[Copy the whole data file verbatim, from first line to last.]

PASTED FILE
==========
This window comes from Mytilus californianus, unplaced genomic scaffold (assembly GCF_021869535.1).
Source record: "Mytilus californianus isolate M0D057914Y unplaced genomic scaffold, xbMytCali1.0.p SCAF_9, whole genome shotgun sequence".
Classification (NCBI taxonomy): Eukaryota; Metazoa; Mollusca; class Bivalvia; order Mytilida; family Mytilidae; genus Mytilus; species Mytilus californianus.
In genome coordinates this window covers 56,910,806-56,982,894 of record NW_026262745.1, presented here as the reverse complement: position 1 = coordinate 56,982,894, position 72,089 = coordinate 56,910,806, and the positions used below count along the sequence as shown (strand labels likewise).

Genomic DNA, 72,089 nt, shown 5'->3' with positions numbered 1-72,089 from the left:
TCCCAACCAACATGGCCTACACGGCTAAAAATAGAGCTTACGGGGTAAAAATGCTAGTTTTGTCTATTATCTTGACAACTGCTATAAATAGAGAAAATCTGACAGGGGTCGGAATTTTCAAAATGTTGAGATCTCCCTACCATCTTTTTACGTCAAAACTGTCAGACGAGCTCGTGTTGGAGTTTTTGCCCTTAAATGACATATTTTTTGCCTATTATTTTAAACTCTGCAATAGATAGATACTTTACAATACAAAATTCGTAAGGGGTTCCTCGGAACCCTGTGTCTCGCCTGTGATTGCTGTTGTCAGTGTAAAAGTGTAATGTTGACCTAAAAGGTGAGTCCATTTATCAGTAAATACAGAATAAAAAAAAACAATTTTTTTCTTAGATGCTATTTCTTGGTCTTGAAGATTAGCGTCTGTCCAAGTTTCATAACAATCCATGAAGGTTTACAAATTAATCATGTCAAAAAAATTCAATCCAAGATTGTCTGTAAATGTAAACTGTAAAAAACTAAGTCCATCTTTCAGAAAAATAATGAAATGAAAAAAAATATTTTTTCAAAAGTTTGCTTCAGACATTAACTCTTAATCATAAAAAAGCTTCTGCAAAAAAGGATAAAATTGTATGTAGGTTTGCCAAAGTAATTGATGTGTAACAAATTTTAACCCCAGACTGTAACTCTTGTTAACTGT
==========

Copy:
This window comes from Mytilus californianus, unplaced genomic scaffold (assembly GCF_021869535.1).
Source record: "Mytilus californianus isolate M0D057914Y unplaced genomic scaffold, xbMytCali1.0.p SCAF_9, whole genome shotgun sequence".
Classification (NCBI taxonomy): Eukaryota; Metazoa; Mollusca; class Bivalvia; order Mytilida; family Mytilidae; genus Mytilus; species Mytilus californianus.
In genome coordinates this window covers 56,910,806-56,982,894 of record NW_026262745.1, presented here as the reverse complement: position 1 = coordinate 56,982,894, position 72,089 = coordinate 56,910,806, and the positions used below count along the sequence as shown (strand labels likewise).

Genomic DNA, 72,089 nt, shown 5'->3' with positions numbered 1-72,089 from the left:
TCCCAACCAACATGGCCTACACGGCTAAAAATAGAGCTTACGGGGTAAAAATGCTAGTTTTGTCTATTATCTTGACAACTGCTATAAATAGAGAAAATCTGACAGGGGTCGGAATTTTCAAAATGTTGAGATCTCCCTACCATCTTTTTACGTCAAAACTGTCAGACGAGCTCGTGTTGGAGTTTTTGCCCTTAAATGACATATTTTTTGCCTATTATTTTAAACTCTGCAATAGATAGATACTTTACAATACAAAATTCGTAAGGGGTTCCTCGGAACCCTGTGTCTCGCCTGTGATTGCTGTTGTCAGTGTAAAAGTGTAATGTTGACCTAAAAGGTGAGTCCATTTATCAGTAAATACAGAATAAAAAAAAACAATTTTTTTCTTAGATGCTATTTCTTGGTCTTGAAGATTAGCGTCTGTCCAAGTTTCATAACAATCCATGAAGGTTTACAAATTAATCATGTCAAAAAAATTCAATCCAAGATTGTCTGTAAATGTAAACTGTAAAAAACTAAGTCCATCTTTCAGAAAAATAATGAAATGAAAAAAAATATTTTTTCAAAAGTTTGCTTCAGACATTAACTCTTAATCATAAAAAAGCTTCTGCAAAAAAGGATAAAATTGTATGTAGGTTTGCCAAAGTAATTGATGTGTAACAAATTTTAACCCCAGACTGTAACTCTTGTTAACTGT